Question: Do standards or labels exist that certify secure Internet of Things (IoT) systems?
Loren Browman, senior security consultant, Optiv: No federally approved testing body currently exists to certify IoT device security in the way we have come to expect UL testing to certify products for safety issues.
The IoT industry remains fragmented with a lot of players, big and small, churning out a lot of products. While these products may be cool and innovative, many are produced without a security budget and are not held to any IoT-specific security standards. We have certainly seen IoT security awareness campaigns from organizations such as NIST and well-laid-out guidelines from associations such as the GSMA and now ISO, but guidelines and recommendations are not the same as certifications or regulated standards.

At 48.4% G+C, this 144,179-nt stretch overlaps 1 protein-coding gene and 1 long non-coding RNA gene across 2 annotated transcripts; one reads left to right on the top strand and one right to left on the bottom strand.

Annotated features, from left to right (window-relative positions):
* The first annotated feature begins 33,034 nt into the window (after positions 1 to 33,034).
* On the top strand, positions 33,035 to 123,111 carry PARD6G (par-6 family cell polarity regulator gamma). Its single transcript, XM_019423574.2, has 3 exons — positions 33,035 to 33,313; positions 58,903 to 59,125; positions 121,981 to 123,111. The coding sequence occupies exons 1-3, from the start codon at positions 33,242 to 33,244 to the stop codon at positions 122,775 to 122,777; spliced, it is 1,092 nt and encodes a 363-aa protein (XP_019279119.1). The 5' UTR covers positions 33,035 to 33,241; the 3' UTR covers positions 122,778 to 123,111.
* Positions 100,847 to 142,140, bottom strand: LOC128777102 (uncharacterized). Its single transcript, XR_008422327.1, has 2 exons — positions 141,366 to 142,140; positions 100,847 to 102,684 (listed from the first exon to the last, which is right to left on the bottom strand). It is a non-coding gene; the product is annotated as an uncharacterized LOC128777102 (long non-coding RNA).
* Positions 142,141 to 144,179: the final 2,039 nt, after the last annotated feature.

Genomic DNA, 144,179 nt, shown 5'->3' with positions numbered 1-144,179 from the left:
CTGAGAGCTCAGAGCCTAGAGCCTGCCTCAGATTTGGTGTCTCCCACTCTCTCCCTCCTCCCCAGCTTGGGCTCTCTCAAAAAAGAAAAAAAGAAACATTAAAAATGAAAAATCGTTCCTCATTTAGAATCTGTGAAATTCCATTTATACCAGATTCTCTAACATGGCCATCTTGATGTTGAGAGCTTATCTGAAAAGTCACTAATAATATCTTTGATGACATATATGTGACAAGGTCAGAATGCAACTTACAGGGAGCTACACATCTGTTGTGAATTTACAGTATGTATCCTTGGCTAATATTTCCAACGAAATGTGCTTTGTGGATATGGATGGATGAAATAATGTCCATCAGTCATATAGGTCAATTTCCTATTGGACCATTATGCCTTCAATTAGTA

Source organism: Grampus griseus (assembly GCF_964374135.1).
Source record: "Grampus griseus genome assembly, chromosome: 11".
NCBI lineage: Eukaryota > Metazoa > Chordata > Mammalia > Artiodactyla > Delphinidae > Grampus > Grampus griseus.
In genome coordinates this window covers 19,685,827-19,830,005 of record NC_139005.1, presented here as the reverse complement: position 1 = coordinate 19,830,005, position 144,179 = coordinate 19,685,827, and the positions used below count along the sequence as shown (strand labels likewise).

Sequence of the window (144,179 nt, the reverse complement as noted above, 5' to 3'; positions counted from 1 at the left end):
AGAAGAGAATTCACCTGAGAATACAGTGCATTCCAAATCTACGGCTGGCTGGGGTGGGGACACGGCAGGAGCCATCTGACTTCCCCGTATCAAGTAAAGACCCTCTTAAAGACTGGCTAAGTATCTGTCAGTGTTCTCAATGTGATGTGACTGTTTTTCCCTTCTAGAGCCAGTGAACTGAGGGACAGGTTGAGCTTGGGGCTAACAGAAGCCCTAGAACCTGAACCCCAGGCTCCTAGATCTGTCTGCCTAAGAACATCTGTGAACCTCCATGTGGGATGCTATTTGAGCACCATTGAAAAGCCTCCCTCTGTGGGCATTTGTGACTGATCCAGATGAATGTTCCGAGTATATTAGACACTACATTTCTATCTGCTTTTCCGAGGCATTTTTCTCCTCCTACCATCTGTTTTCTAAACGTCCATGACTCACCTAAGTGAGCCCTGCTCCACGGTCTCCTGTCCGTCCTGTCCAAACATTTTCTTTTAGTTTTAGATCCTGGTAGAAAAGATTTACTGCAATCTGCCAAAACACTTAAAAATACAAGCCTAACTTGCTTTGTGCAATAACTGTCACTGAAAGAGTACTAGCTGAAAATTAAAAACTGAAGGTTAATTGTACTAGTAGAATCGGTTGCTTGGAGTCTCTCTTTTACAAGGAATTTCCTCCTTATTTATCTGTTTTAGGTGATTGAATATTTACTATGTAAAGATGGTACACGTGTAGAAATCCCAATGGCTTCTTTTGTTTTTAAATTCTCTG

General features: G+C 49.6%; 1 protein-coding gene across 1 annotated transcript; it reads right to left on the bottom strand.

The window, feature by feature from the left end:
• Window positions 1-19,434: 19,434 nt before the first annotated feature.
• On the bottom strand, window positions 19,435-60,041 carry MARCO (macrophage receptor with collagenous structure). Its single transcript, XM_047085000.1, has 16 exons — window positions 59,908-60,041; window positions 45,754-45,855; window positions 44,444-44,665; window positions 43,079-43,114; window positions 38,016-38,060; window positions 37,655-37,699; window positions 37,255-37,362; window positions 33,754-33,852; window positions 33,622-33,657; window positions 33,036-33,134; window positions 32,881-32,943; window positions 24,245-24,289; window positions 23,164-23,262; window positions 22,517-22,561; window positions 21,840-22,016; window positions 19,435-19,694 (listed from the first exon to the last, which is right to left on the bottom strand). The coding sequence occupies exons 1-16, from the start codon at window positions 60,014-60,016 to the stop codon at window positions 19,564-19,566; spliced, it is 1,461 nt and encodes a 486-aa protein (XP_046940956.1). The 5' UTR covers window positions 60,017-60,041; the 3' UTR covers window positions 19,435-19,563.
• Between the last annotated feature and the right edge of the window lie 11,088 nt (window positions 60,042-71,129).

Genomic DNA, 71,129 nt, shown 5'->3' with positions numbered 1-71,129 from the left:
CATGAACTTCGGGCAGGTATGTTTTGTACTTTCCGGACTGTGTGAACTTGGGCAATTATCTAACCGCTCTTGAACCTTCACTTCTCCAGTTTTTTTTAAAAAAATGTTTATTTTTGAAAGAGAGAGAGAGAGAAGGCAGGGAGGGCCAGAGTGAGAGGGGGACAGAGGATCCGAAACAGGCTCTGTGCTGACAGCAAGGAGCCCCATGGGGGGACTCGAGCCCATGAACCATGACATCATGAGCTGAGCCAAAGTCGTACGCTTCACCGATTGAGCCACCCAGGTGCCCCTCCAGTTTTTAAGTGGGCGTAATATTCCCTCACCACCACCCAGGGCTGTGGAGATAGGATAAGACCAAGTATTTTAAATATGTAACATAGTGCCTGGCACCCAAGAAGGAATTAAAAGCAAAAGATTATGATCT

Product security is an increasingly important topic as the number of devices continues to grow rapidly and we become more reliant on these products and systems to provide access and control over sensitive infrastructure.
When investing in any connected device at an industrial or consumer level, the following can be signs that the manufacturer values security and has implemented best practices throughout the development of its products:
- They engage in third-party product penetration tests.
- They leverage existing Platform as a Service (PaaS) IoT solutions from reputable companies, such as Microsoft Azure and Amazon Web Services, which have detailed documentation and extensive security mechanisms.
- They use secure hardware platforms with no known vulnerabilities.
- They use updatable firmware in the event a security issue is discovered and needs to be patched.
- They have transparent security policies and a straight-forward disclosure process.